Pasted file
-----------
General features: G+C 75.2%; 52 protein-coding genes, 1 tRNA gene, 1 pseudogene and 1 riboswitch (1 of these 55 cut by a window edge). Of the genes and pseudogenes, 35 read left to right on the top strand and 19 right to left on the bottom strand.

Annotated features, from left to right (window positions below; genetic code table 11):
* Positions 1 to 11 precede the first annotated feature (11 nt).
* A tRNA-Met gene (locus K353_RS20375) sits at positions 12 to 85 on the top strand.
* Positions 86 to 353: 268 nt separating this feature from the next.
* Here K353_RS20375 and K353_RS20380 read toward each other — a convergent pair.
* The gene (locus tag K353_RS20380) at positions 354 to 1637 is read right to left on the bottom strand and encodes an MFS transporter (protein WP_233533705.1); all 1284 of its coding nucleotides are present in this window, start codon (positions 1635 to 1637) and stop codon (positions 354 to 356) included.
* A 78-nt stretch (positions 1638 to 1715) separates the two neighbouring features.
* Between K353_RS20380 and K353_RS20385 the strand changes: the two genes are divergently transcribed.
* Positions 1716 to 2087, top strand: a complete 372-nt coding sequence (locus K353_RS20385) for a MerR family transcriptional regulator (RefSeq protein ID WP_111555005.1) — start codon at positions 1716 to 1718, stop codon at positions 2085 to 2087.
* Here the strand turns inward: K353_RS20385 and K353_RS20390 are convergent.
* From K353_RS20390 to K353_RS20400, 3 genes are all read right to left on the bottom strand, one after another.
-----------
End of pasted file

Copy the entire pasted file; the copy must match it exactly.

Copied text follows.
General features: G+C 75.2%; 52 protein-coding genes, 1 tRNA gene, 1 pseudogene and 1 riboswitch (1 of these 55 cut by a window edge). Of the genes and pseudogenes, 35 read left to right on the top strand and 19 right to left on the bottom strand.

Annotated features, from left to right (window positions below; genetic code table 11):
* Positions 1 to 11 precede the first annotated feature (11 nt).
* A tRNA-Met gene (locus K353_RS20375) sits at positions 12 to 85 on the top strand.
* Positions 86 to 353: 268 nt separating this feature from the next.
* Here K353_RS20375 and K353_RS20380 read toward each other — a convergent pair.
* The gene (locus tag K353_RS20380) at positions 354 to 1637 is read right to left on the bottom strand and encodes an MFS transporter (protein WP_233533705.1); all 1284 of its coding nucleotides are present in this window, start codon (positions 1635 to 1637) and stop codon (positions 354 to 356) included.
* A 78-nt stretch (positions 1638 to 1715) separates the two neighbouring features.
* Between K353_RS20380 and K353_RS20385 the strand changes: the two genes are divergently transcribed.
* Positions 1716 to 2087, top strand: a complete 372-nt coding sequence (locus K353_RS20385) for a MerR family transcriptional regulator (RefSeq protein ID WP_111555005.1) — start codon at positions 1716 to 1718, stop codon at positions 2085 to 2087.
* Here the strand turns inward: K353_RS20385 and K353_RS20390 are convergent.
* From K353_RS20390 to K353_RS20400, 3 genes are all read right to left on the bottom strand, one after another.